Can-Am Spyder Roadster and Sabertooth WildCat Motorcycle

Tim Marrs
#Ford, #Ford

If motorcycles were drugs, the WildCat would be the distillation of everything Keith Richards ever put in his body. It runs on nitromethane, steroids, and gunpowder, and just sitting on the seat will cause you to grow a beard and a tattoo. If you actually ride it, you may turn into a werewolf. The WildCat concept is pretty easy to summarize: it's a 350-hp Ford V-8 with handlebars. If I can ride this and live to tell about it, I can ride anything.

Sabertooth founder Ben Daniels is an interesting guy, as he's not the American Chopper type who you'd expect to dream up a V-8 motorcycle. He's a PhD and an MD who describes the excess of his creation with statements like, "the available power exceeds the tractive capability of the rear tire." Even so, the 350-hp, 302-cubic-inch V-8 is merely the base engine. Tractive capability can be further exceeded by an optional 347-cubic-inch motor.

Daniels is obviously a smart guy, but even so, he agrees to let me ride a Sabertooth. We meet in a parking lot, and I gingerly climb aboard the machine and assume the stance of a cowboy riding an obese Holstein. I fire up the thundering V-8 and let out the clutch before I can think too much about what I'm doing. My life expectancy is now directly correlated to the sensitivity of my throttle wrist.

The WildCat has two gears, which can generally be described as high and higher. As I putter around the parking lot, I begin to realize the implications of a power-to-weight ratio akin to a Kenyan marathoner wearing a jet pack. With the slightest eyedropper of throttle, the Ford V-8 nonchalantly gains a few hundred rpm and I'm beamed instantly to the other side of the parking lot. The mellow sound track is all out of proportion to the actual speed. Daniels doesn't quote quarter-mile times, probably because test riders disappear into alternate dimensions.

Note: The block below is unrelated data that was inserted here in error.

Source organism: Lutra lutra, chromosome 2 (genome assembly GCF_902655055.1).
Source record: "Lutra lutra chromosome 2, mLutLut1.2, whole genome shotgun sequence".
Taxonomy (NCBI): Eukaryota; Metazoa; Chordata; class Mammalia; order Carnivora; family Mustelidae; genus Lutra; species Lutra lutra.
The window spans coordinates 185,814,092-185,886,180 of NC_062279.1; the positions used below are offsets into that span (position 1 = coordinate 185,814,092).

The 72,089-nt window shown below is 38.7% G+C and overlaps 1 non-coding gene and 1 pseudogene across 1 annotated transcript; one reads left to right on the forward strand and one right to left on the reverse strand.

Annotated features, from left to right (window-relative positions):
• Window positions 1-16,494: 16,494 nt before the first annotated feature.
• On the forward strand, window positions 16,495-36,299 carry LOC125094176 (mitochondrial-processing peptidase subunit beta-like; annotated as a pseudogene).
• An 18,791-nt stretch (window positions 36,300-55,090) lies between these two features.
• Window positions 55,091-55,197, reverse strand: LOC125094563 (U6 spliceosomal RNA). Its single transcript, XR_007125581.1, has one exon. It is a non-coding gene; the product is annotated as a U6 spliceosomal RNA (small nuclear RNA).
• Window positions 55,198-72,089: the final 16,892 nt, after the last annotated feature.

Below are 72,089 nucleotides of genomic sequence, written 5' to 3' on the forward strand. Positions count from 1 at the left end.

After a couple minutes, I venture out onto the road and crack the throttle as far as I dare, which is nowhere near wide open. The next corner leaps toward me, accompanied by Top Fuel cacophony and the sound of my guardian angel signing his resignation papers. I immediately close the throttle and hit the brakes, and by the time I glance down at the speedometer, I see that I've slowed to 60 mph. In first gear.

Over the next few miles, I gradually start widening my pulls on the throttle as I become less intimidated. Which means that it's time to turn around, because the moment you stop being intimidated by a 350-hp motorcycle is the moment before you accidentally ride it into someone's living room at 150 mph.

Although I enjoyed the Can-Am Spyder and the Sabertooth, I can't help thinking that they could both be improved. If I had my druthers, I'd take the Can-Am's platform with the Sabertooth's engine. Then just add one more wheel, and I really think you'd be onto something.

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